Court Rejects Freedom of Information Request to Shield Archeologists from BDS Attacks

Wednesday, November 23rd, 2016

The Jerusalem District Court on Monday rejected a petition filed by two extreme-left, anti-Zionist NGOs, Yesh Din and Emek Shaveh, against the Archeology Department of the IDF Civil Administration in Judea and Samaria, demanding to know the names of archeologists working in digs around the liberated territories. District Court Judge Yigal Marzel ruled that publicizing their names would expose these archeologists to academic boycotts as well as possibly sabotage Israeli government archeological projects in Judea and Samaria.

Judge Marzel accepted the State’s argument that the archeologists, who testified in a separate hearing without the petitioners’ presence, would be exposed to academic boycotts should their names be published. Such boycotts could prevent the archeologists from publishing their findings in international academic journals, and they could be shunned by their foreign peers, seriously damaging their professional careers.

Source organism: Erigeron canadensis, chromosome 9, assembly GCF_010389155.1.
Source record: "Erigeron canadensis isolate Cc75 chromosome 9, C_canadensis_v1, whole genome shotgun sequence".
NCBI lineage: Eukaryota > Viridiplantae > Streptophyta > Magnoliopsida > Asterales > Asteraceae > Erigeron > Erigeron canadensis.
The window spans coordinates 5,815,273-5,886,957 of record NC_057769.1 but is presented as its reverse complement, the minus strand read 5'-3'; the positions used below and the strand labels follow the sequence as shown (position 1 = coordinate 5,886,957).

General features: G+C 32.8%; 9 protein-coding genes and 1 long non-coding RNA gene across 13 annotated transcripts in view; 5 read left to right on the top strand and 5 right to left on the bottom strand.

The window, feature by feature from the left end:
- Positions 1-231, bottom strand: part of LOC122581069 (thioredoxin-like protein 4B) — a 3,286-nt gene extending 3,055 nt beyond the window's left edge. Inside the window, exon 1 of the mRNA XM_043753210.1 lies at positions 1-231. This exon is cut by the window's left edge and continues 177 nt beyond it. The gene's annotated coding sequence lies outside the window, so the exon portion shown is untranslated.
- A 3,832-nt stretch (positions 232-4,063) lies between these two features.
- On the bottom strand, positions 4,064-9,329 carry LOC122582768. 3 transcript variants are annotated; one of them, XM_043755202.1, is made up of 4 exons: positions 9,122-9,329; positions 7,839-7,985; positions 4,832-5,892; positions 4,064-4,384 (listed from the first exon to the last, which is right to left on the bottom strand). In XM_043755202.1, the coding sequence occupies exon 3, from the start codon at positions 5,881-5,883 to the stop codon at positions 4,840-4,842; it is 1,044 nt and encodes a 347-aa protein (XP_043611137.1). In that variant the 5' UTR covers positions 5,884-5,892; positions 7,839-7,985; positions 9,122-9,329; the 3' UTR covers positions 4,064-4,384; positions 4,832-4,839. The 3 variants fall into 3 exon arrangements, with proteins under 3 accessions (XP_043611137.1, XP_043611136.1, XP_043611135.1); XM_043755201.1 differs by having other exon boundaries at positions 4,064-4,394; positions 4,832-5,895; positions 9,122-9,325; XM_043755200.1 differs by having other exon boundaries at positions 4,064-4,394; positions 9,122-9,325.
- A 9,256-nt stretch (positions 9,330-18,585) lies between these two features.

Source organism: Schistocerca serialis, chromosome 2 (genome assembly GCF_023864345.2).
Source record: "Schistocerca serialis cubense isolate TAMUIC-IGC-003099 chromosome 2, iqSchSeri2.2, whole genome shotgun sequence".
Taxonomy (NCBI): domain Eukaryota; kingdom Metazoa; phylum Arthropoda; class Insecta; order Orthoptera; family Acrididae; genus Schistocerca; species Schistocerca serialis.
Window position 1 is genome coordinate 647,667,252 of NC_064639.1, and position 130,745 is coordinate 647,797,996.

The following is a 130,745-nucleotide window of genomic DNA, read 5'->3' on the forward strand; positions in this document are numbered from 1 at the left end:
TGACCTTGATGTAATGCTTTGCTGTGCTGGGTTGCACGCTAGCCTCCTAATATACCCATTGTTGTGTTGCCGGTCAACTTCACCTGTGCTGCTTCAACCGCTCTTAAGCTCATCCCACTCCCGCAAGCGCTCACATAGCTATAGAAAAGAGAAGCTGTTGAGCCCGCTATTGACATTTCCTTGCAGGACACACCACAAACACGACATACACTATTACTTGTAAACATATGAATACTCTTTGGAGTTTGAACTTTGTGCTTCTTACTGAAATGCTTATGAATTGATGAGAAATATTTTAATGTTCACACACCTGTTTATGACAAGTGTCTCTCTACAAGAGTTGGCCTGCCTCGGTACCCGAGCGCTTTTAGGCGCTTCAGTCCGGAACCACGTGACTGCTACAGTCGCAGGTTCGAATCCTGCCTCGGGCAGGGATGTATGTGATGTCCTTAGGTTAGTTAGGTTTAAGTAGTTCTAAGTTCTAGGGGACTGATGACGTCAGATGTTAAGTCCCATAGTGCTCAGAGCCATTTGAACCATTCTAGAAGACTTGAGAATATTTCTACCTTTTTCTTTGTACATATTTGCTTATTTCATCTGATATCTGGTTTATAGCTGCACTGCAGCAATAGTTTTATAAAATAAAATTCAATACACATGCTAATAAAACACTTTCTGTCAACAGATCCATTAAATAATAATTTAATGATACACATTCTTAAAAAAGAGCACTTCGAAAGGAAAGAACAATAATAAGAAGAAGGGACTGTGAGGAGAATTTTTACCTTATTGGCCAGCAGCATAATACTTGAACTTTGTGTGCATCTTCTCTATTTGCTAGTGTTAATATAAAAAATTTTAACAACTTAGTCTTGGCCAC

Judge Marzel ruled that the potential personal harm to the archeologists and their research justifies concealing their names. A few of the archeologists who testified consented to have their names be revealed to the petitioners, and they were.

The court sided with the State regarding the petitioners’ request for information on the location of the discovered archeological finds, accepting the argument that such exposure could lead to the theft of the artifacts.

The court also rejected the petitioners’ demand to review the list of artifacts the Israel Antiquities Authority has lent out for exhibition. Judge Marzel also refused to compel the IAA to hand over the records of specific digs, Tel Batir and Tel Shiloh, in Judea and Samaria.

The court did side with the petitioners’ demand to receive a list of the digs in Judea and Samaria, as well as the dates of their completion an future plan for their use.